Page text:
California Tribes Unite on Capitol Hill Calling for Solutions to Missing and Murdered Indigenous People Crisis | smbmi

California Tribes Unite on Capitol Hill Calling for Solutions to Missing and Murdered Indigenous People Crisis

California Tribes Unite on Capitol Hill Calling for Solutions to Missing and Murdered Indigenous People Crisis

February 10, 2023 • 5 min read
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California Native American Tribal leaders, affected families and tribal community members gathered at the Capitol in Sacramento for the first Missing and Murdered Indigenous People (MMIP) Day of Action. Tribal representatives from across the state called on legislators for a historic investment of $200 million to build programs and services that prevent girls, women and people from becoming missing or murdered.

“California tribes have united to combat the MMIP crisis, which has weighed heavy on the hearts of every Native person in the state for far too long. The time for action is now,” said Joseph L. James, the Chairman of the Yurok Tribe. “We are asking the state legislature to support a series of solutions that will help us prevent MMIP cases and keep our children safe.”

The proposal will bolster tribally led response plans, law enforcement and public health programs in Northern, Central and Southern California, which have long been excluded from many state and federal programs. It also called for legislation to change broken laws and policies. The news briefing was followed by an MMIP walk, cultural demonstrations and community engagement activities.

“The devastating issue of MMIP has caused untold tragedy that often becomes long lingering ripples of grief and further tragedy,” said James C. Ramos, California Assemblymember (D-San Bernardino) and former Chairman of the San Manuel Band of Mission Indians. “We can reduce the number of cases through greater collaboration to ensure that victims and their loved ones receive the support and attention they need to overcome these acts of violence.”

California Assemblymember James C. Ramos has introduced AB 44, (Tribal Public Safety) a bill that seeks to grant tribal police state peace officer status. Sponsored by the Yurok Tribe, the bill will give qualified tribal police officers parity with state law enforcement as well as the ability to enforce all state laws and file cases in state courts. It will also provide tribal law enforcement and tribal courts access to the California Law Enforcement Telecommunications System (CLETS). The computer network contains FBI and DMV administered databases, criminal histories and many other essential records. The bill will benefit all California residents by increasing the number of highly trained peace officers available to protect and serve communities.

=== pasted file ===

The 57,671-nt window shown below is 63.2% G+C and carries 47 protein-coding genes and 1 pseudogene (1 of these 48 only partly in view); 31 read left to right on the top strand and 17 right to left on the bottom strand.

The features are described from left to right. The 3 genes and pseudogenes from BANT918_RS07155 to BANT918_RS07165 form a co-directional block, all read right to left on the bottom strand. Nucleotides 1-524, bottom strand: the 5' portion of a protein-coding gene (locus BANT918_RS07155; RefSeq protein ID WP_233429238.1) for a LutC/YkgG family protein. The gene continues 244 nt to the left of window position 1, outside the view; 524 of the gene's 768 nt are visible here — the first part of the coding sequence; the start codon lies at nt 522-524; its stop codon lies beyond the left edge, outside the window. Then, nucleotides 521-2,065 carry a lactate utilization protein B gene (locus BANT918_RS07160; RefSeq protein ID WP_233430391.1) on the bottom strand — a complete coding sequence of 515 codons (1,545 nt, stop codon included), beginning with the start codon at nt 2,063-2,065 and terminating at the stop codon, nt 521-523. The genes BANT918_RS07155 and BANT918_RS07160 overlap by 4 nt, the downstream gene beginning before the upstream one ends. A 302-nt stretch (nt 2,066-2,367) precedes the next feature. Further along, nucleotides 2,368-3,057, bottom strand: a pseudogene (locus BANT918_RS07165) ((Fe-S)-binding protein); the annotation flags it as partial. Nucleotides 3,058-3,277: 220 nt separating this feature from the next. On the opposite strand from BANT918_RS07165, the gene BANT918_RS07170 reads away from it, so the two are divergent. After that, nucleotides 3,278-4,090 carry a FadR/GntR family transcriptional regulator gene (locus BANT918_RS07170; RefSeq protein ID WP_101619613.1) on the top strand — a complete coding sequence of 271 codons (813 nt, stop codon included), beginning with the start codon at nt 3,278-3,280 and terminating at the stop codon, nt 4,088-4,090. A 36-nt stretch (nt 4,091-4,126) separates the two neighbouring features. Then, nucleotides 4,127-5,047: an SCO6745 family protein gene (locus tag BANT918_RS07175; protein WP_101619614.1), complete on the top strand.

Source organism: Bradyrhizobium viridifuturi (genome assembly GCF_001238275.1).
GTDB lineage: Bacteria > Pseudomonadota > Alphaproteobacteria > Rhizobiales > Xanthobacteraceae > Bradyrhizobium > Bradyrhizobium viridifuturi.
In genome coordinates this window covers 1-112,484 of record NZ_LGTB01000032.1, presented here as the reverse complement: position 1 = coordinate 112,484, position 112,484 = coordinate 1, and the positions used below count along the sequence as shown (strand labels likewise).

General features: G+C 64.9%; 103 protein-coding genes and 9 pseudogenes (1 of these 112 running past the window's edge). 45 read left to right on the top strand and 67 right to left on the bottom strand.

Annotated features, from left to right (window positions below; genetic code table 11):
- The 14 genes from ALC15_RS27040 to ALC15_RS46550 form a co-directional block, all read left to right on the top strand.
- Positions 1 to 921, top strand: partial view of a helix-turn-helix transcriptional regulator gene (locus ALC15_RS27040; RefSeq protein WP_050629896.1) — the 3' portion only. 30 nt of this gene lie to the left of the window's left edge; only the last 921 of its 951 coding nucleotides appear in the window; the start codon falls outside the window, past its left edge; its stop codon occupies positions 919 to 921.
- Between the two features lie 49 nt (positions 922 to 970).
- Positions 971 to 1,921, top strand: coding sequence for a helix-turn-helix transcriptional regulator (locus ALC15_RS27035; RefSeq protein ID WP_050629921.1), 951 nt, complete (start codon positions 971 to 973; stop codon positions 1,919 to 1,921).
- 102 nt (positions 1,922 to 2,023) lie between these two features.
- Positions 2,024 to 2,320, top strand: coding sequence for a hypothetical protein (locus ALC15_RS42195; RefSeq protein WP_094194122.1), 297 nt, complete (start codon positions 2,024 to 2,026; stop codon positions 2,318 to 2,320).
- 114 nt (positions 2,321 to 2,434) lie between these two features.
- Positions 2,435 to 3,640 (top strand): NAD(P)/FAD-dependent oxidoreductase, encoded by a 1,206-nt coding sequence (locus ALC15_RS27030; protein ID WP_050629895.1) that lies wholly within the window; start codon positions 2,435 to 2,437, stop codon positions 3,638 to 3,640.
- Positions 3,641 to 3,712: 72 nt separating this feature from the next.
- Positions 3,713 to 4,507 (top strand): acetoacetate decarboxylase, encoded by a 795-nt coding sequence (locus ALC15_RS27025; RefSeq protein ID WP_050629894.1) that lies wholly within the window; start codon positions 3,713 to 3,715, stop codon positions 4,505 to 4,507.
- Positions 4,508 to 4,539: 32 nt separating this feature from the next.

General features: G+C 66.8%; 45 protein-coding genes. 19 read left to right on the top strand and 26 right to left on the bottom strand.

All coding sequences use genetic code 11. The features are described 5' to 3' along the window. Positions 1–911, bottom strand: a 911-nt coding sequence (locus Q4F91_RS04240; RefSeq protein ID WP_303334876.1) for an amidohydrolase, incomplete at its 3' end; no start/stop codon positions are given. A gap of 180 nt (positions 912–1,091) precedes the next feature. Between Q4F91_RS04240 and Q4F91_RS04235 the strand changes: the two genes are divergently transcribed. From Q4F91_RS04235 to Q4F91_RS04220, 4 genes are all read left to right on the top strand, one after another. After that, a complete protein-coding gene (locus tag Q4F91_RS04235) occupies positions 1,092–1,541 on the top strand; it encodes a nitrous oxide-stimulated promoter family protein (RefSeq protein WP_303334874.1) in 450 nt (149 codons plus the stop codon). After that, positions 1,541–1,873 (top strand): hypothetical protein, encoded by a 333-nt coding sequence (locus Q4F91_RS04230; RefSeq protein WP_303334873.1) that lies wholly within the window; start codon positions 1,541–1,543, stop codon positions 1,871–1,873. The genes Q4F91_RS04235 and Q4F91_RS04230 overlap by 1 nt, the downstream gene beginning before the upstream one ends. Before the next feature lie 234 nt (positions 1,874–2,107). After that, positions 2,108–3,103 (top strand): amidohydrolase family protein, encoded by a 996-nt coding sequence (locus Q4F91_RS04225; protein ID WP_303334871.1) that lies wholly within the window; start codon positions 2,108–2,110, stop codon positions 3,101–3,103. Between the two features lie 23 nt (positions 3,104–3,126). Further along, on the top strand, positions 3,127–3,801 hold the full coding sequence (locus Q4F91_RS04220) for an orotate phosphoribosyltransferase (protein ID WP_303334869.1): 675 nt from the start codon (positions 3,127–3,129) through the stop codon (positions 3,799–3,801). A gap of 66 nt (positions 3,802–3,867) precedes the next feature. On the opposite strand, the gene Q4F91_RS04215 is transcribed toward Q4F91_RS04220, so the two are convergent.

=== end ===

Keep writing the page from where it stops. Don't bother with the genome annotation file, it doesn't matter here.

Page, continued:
A second bill, also introduced by Assemblymember Ramos, AB 273 (Protecting and Locating Foster Children Missing from Care) will require counties and courts to notify Tribes, key family members and attorneys when a child is missing from foster care. It will also require a judicial hearing when a child or nonminor dependent in foster care is missing, to ensure the child is located and returned to a safe and appropriate environment. Native children in the foster care system are disproportionately more at risk of becoming MMIP victims.

The Yurok Tribe, California’s largest federally recognized tribe, organized the MMIP Day of Action and press briefing. Speakers included: California Assemblymember James C. Ramos, Yurok Chairman Joseph L. James, Assemblymember Robert Rivas, Wilton Rancheria Chairman Jesus Tarango, Jamul Indian Village Chairwoman Erica Pinto, Paskenta Band of the Nomlaki Indians Chairman Andrew Alejandre, Picayune Rancheria of the Chukchansi Indians Chairwoman Janet Bill, Assemblymember Chris Holden, Senator Scott Wilk, Assemblymember Marie Waldron, Assemblymember Eloise Reyes, Director of the California DOJ’s Office of Native American Affairs Merri Lopez-Kiefer, MMIP Survivor Joanna Saubel, MMIP family member Marlena Alva, foster youth Olivia Shortbull, San Manuel Band of Mission Indians Youth Raven Casas, and Indigenous Justice Executive Director and MMIP Advocate Morning Star Gali.

Most, if not all, California tribes are contending with the MMIP crises. In the US, California is one of the top 10 states with the most MMIP cases. The Native American population consists of 110 federally recognized tribes and is the largest of any state.

San Manuel Band of Mission Indians is supporting the initiative by donating a $350,000 grant to hire an investigator to solve MMIP cases.

About San Manuel Band of Mission Indians
The San Manuel Band of Mission Indians is a federally recognized Indian tribe located on the San Manuel Indian Reservation near Highland, California. San Manuel exercises its inherent sovereign right of self-governance and provides essential services for its citizens by building infrastructure, maintaining civil services, and promoting social, economic, and cultural development. As the Indigenous people of the San Bernardino highlands, passes, valleys, mountains and high deserts, the Serrano people of San Manuel have called this area home since time immemorial and are committed to remaining a productive partner in the San Bernardino region.

About the Yurok Tribe
The Yurok Tribe is currently the largest Tribe in California, with more than 6,400 enrolled members. The Tribe’s major initiatives include: cultural preservation, natural resources management, Klamath dam removal, condor reintroduction, sustainable economic development and land acquisition.

Press Release

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